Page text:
Connecting Interest in and Awareness of the Environment with an Informal Experience




Wait, Miranda Louise

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Universities play an important part in creating a more environmental literate society and providing resources to help encourage more people to enter STEM careers, a rapidly growing field in a time where environmental issues are becoming more of a worldwide concern. The responsibility for solving these issues is being left to the younger generations (Wang & Zhang, 2021), and universities need to take a more active role in environmental decisions and practices by regarding their students as our future community leaders, decision makers, and opinion shapers as the future of our society (Gurbuz & Ozkan, 2019). For this study, I aimed to look at how an informal learning experience, as part of a mandatory class at a university, affected students’ interest in and awareness of science, STEM careers, and environmental issues. I used the theoretical framework of “science capital,” a conceptual theory on how to use the experiences that a person is provided in supporting and enhancing people’s attitude, engagement, and participation in science (Archer et al., 2022). I created a pre- and post- questionnaire by combining four instruments: STEM Semantics Survey, Environmental Awareness Questionnaire, Relevance of Science Education-D, and STEM Career Interest Questionnaire. The participants in this study were university freshman students enrolled in a mandatory class designed for freshman, which also included a glass-bottom boat ride as an informal learning experience, part of a nature and research center part of the university campus. I expected that the students who participated in the study would have an increase in their interest in and awareness of STEM, science, environmental awareness, and STEM careers. My assumption was that there would be an increase, whether it was minimal or significant, in either of the areas. Results from the study were mostly insignificant for the impacts of glass-bottom boat ride on the opinions of the students. The p-values found were statistically insignificant for all scales in each instrument except for the STEM Semantics Survey scale for math and the Environmental Awareness Questionnaire scale for “interest in nature”, inferring that the treatment of the boat ride did not have a statistically significant effect on the students’ STEM, environment, and science perceptions. However, the implications of the study with other research shows that with an increase of similar opportunities, there is a potential to make an impact in student’s interest in and awareness of STEM, the environment, and opportunities within STEM career fields.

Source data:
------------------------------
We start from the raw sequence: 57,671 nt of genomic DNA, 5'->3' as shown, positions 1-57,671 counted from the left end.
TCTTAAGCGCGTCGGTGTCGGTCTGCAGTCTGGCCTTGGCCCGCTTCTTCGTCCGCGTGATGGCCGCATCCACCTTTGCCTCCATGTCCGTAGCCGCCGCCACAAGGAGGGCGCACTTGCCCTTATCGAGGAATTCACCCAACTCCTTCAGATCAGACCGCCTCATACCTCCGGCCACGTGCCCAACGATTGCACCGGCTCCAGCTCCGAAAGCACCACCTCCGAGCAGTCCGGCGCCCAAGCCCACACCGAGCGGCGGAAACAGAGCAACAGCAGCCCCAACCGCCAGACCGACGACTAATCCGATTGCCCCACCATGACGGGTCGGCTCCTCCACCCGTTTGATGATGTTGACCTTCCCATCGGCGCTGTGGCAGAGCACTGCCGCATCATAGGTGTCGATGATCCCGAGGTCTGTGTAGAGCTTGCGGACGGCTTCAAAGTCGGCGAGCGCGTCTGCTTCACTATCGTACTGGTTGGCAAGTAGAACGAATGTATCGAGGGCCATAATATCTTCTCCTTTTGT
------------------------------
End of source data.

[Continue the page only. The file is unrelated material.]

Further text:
informal science, STEM, environment, environmental awareness, science, Likert, informal, science capital, AKASA model, Biology


Wait, M. L. (2023). Connecting interest in and awareness of the environment with an informal experience (Unpublished thesis). Texas State University, San Marcos, Texas.


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